CAIRO (Reuters) - Egypt appointed a hardline judge and outspoken critic of the Muslim Brotherhood as justice minister on Wednesday in a move decried by a leading opposition figure as a disaster for justice in the world's most populous Arab country.
Ahmed el-Zend, a former appeals court judge, has in contrast to his predecessor been publicly outspoken in his criticism of the Islamist movement removed from power in mid-2013 by the army and banned as a terrorist organization.
Some Egyptian judges are seen by critics as hardliners whose rulings are in line with the toughest crackdown on Islamists in the country's history. The judiciary says it is independent.
Liberal activist Shady el-Ghazaly Harb said the appointment was part of a trend towards empowering opponents of the 2011 uprising that ousted veteran autocrat Hosni Mubarak.
"There is a particular approach which describes the January 25 revolution as a conspiracy and a setback, and Zend belongs to this camp," he told Reuters by telephone.
While the courts have been gradually absolving Mubarak-era officials, they have been handing down lengthy sentences to liberal and Islamist activists on charges ranging from protesting to committing acts of violence.
Khaled Dawoud, spokesman for the opposition Dostour Party, called Zend's appointment "a disaster" that would raise doubts about the application of justice in Egypt, a strategic ally of Western powers.
In a speech from last year posted on YouTube, Zend denounced the 2011 uprising, saying it allowed the Brotherhood to seize power.
He defended judges from criticism in separate comments to a television show, saying: "We are masters in our homeland. Everyone else are slaves."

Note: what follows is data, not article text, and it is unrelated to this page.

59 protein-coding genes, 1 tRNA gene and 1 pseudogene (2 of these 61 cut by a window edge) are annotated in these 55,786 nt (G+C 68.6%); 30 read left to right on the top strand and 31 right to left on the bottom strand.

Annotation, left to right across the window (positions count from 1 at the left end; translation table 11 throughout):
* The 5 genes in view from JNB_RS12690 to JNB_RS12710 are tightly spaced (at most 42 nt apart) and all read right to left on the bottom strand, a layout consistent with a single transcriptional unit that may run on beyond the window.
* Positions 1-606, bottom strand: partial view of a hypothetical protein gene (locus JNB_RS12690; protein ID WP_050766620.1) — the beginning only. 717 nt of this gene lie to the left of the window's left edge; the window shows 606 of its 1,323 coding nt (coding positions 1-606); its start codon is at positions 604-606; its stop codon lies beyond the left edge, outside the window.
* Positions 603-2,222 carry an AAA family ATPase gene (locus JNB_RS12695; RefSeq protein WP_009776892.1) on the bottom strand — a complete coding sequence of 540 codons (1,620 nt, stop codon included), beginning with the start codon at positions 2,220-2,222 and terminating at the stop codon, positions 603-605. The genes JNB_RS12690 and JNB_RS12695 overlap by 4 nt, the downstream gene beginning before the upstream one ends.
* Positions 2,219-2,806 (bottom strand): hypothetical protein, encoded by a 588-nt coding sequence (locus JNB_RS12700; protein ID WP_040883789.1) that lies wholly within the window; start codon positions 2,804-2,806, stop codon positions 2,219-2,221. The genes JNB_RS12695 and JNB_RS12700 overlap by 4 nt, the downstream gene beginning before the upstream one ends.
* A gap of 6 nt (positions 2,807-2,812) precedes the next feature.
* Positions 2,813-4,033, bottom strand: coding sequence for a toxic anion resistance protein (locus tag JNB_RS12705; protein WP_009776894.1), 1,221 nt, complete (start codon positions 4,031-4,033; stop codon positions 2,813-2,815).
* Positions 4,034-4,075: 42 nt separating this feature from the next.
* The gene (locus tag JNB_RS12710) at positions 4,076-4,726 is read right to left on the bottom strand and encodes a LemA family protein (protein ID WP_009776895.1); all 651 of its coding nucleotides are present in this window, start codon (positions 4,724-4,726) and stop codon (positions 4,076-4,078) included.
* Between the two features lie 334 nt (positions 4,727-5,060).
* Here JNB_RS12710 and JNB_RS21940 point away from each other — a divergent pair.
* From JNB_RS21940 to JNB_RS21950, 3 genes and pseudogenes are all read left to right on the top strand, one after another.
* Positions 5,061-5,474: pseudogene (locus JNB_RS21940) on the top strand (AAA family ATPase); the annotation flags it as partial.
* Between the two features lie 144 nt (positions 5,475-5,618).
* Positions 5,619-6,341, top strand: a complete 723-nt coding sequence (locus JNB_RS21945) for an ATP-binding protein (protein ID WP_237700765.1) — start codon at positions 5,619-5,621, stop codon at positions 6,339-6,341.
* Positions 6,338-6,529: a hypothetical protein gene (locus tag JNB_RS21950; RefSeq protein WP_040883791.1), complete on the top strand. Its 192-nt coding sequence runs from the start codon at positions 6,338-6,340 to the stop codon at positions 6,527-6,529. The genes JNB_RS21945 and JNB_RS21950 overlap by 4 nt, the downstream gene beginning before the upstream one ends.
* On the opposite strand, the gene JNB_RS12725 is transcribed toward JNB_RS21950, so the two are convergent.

Some Egyptians expressed their displeasure with Zend's appointment online, tweeting "No to Zend as justice minister" and sharing videos of his past statements.
Egypt's judiciary has come under fire in the past year from rights groups and foreign governments after handing down lengthy jail terms and mass death sentences against Islamists, including former Islamist president Mohamed Mursi.
Cairo has condemned the outcry as infringement on its sovereignty.
Zend replaces Mahfouz Saber, who resigned last week after he was accused of being snobbish for saying that the son of a garbage collector would be unworthy to serve as a judge.
In the absence of parliament, Sisi has wielded sole legislative authority since taking office last summer. The elected president has promised long-delayed elections would be held before the end of the year.
Sisi has also launched a crackdown on Mursi's Islamist supporters, with hundreds killed and thousands more imprisoned.
The police killed an alleged Brotherhood member in a raid on the outskirts of Cairo, state media reported on Wednesday. The man was accused of killing two policemen last month in the capital.
Hundreds of soldiers and policemen have been killed since mid-2013 by an Islamist insurgency based in the North Sinai.
Egypt's government does not distinguish between more radical groups and the Brotherhood, which denies any link to violence.
Additional reporting by Mahmoud Mourad; Editing by Michael Georgy and Ralph Boulton